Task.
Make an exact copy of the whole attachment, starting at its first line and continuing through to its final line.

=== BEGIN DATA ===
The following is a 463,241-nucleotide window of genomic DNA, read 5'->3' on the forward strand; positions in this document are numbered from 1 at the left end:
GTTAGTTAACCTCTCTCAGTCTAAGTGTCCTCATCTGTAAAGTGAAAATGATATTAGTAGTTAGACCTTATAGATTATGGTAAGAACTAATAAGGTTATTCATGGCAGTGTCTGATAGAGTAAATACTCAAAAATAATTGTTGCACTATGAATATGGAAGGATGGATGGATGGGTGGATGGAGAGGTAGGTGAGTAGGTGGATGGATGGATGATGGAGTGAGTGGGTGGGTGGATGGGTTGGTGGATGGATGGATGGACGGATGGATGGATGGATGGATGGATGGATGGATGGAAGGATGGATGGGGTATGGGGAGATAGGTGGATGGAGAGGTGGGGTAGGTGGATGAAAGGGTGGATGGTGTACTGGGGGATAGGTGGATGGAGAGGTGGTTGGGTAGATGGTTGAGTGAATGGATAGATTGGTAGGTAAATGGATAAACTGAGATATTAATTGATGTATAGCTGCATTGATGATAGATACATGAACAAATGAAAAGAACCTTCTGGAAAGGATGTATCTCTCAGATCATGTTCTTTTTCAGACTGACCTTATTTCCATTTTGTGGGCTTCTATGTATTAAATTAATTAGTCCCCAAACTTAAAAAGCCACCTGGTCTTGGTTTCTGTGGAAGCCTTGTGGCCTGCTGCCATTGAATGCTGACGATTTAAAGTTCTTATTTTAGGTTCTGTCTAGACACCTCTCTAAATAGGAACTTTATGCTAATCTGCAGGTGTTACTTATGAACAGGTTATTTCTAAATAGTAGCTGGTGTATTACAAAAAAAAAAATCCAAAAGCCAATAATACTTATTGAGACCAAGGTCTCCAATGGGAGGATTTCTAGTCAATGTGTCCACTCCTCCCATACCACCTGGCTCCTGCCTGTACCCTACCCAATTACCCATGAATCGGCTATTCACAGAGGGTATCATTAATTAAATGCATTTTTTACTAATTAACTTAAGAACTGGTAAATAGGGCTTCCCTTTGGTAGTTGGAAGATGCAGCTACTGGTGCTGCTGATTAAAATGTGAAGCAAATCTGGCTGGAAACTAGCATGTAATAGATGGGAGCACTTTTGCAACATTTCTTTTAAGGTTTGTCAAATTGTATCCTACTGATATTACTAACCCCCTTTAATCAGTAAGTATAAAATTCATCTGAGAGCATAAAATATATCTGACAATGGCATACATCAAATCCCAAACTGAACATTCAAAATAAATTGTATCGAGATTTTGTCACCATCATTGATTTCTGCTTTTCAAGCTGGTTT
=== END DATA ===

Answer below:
The following is a 463,241-nucleotide window of genomic DNA, read 5'->3' on the forward strand; positions in this document are numbered from 1 at the left end:
GTTAGTTAACCTCTCTCAGTCTAAGTGTCCTCATCTGTAAAGTGAAAATGATATTAGTAGTTAGACCTTATAGATTATGGTAAGAACTAATAAGGTTATTCATGGCAGTGTCTGATAGAGTAAATACTCAAAAATAATTGTTGCACTATGAATATGGAAGGATGGATGGATGGGTGGATGGAGAGGTAGGTGAGTAGGTGGATGGATGGATGATGGAGTGAGTGGGTGGGTGGATGGGTTGGTGGATGGATGGATGGACGGATGGATGGATGGATGGATGGATGGATGGATGGAAGGATGGATGGGGTATGGGGAGATAGGTGGATGGAGAGGTGGGGTAGGTGGATGAAAGGGTGGATGGTGTACTGGGGGATAGGTGGATGGAGAGGTGGTTGGGTAGATGGTTGAGTGAATGGATAGATTGGTAGGTAAATGGATAAACTGAGATATTAATTGATGTATAGCTGCATTGATGATAGATACATGAACAAATGAAAAGAACCTTCTGGAAAGGATGTATCTCTCAGATCATGTTCTTTTTCAGACTGACCTTATTTCCATTTTGTGGGCTTCTATGTATTAAATTAATTAGTCCCCAAACTTAAAAAGCCACCTGGTCTTGGTTTCTGTGGAAGCCTTGTGGCCTGCTGCCATTGAATGCTGACGATTTAAAGTTCTTATTTTAGGTTCTGTCTAGACACCTCTCTAAATAGGAACTTTATGCTAATCTGCAGGTGTTACTTATGAACAGGTTATTTCTAAATAGTAGCTGGTGTATTACAAAAAAAAAAATCCAAAAGCCAATAATACTTATTGAGACCAAGGTCTCCAATGGGAGGATTTCTAGTCAATGTGTCCACTCCTCCCATACCACCTGGCTCCTGCCTGTACCCTACCCAATTACCCATGAATCGGCTATTCACAGAGGGTATCATTAATTAAATGCATTTTTTACTAATTAACTTAAGAACTGGTAAATAGGGCTTCCCTTTGGTAGTTGGAAGATGCAGCTACTGGTGCTGCTGATTAAAATGTGAAGCAAATCTGGCTGGAAACTAGCATGTAATAGATGGGAGCACTTTTGCAACATTTCTTTTAAGGTTTGTCAAATTGTATCCTACTGATATTACTAACCCCCTTTAATCAGTAAGTATAAAATTCATCTGAGAGCATAAAATATATCTGACAATGGCATACATCAAATCCCAAACTGAACATTCAAAATAAATTGTATCGAGATTTTGTCACCATCATTGATTTCTGCTTTTCAAGCTGGTTT